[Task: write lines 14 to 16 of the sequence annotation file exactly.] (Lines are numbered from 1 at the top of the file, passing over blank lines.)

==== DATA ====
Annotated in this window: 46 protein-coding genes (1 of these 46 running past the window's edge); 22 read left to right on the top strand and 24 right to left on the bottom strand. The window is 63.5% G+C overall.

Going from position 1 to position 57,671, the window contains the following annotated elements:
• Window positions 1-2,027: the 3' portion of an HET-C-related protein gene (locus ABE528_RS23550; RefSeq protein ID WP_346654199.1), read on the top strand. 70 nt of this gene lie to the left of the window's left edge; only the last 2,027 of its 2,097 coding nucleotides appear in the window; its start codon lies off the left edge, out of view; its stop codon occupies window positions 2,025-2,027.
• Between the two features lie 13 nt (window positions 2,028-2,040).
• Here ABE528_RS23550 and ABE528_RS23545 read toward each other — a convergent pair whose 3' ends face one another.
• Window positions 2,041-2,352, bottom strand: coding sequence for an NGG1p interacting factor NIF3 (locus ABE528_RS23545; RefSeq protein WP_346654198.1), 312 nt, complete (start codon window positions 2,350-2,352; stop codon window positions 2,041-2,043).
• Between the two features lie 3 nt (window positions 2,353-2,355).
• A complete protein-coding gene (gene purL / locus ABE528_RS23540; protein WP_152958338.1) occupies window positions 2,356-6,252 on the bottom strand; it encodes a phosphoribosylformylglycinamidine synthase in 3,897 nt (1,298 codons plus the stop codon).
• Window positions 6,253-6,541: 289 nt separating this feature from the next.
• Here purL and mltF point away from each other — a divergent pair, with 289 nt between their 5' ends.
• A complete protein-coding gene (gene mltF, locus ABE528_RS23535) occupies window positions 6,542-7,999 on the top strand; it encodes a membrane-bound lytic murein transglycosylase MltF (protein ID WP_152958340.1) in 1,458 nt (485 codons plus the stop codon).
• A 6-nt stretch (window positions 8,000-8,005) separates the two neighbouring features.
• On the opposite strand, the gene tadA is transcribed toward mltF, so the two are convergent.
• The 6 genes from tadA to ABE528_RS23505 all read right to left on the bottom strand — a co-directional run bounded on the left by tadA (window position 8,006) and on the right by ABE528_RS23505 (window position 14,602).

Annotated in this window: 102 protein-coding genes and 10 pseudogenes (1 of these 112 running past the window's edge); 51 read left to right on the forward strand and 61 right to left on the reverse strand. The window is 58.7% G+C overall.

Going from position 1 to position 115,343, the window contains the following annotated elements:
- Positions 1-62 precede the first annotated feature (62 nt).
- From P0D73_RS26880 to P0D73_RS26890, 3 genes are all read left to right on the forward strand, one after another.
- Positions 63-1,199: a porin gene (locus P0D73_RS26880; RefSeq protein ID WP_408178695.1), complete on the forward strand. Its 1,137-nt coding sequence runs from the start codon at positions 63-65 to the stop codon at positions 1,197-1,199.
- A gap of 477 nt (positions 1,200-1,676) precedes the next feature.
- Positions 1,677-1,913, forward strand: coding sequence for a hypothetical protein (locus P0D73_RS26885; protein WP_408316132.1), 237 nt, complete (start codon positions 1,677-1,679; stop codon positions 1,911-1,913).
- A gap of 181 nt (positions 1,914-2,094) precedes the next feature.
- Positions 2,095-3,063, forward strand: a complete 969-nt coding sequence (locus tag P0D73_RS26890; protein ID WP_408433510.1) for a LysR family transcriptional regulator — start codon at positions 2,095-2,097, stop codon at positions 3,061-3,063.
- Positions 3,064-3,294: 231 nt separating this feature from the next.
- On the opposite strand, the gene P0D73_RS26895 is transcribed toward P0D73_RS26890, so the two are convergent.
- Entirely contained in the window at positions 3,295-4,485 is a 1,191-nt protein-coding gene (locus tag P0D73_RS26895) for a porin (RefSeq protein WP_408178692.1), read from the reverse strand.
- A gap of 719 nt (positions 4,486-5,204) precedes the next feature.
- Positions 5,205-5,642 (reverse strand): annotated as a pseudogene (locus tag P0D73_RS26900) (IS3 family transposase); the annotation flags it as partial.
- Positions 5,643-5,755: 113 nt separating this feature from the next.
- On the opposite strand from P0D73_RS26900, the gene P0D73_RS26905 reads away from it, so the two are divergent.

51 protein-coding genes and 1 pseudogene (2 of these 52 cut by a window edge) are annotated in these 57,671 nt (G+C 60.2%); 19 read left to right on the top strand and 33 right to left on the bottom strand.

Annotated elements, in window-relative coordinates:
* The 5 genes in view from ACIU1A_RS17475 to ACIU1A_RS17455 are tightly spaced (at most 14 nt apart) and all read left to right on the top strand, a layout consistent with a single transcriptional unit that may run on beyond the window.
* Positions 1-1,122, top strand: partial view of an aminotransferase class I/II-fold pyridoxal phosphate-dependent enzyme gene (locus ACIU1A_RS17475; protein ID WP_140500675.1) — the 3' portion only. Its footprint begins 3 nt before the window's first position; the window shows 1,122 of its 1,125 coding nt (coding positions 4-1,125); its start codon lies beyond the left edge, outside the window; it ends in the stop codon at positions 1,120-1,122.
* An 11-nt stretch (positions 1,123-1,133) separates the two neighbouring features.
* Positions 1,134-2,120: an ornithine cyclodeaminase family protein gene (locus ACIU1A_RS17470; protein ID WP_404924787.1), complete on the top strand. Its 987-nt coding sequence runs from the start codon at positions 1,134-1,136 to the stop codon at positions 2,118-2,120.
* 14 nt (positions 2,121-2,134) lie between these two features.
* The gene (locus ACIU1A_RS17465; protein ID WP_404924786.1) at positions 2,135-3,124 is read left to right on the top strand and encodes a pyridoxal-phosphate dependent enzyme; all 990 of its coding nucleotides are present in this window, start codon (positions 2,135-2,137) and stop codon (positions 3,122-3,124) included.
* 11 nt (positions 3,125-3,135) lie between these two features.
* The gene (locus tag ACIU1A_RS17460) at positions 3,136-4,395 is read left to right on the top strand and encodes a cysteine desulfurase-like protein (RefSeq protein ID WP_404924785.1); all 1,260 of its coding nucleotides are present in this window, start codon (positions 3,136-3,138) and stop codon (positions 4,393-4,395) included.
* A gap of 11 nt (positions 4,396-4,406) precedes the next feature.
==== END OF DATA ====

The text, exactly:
• The 6 genes from tadA to ABE528_RS23505 all read right to left on the bottom strand — a co-directional run bounded on the left by tadA (window position 8,006) and on the right by ABE528_RS23505 (window position 14,602).

Annotated in this window: 102 protein-coding genes and 10 pseudogenes (1 of these 112 running past the window's edge); 51 read left to right on the forward strand and 61 right to left on the reverse strand. The window is 58.7% G+C overall.

Going from position 1 to position 115,343, the window contains the following annotated elements: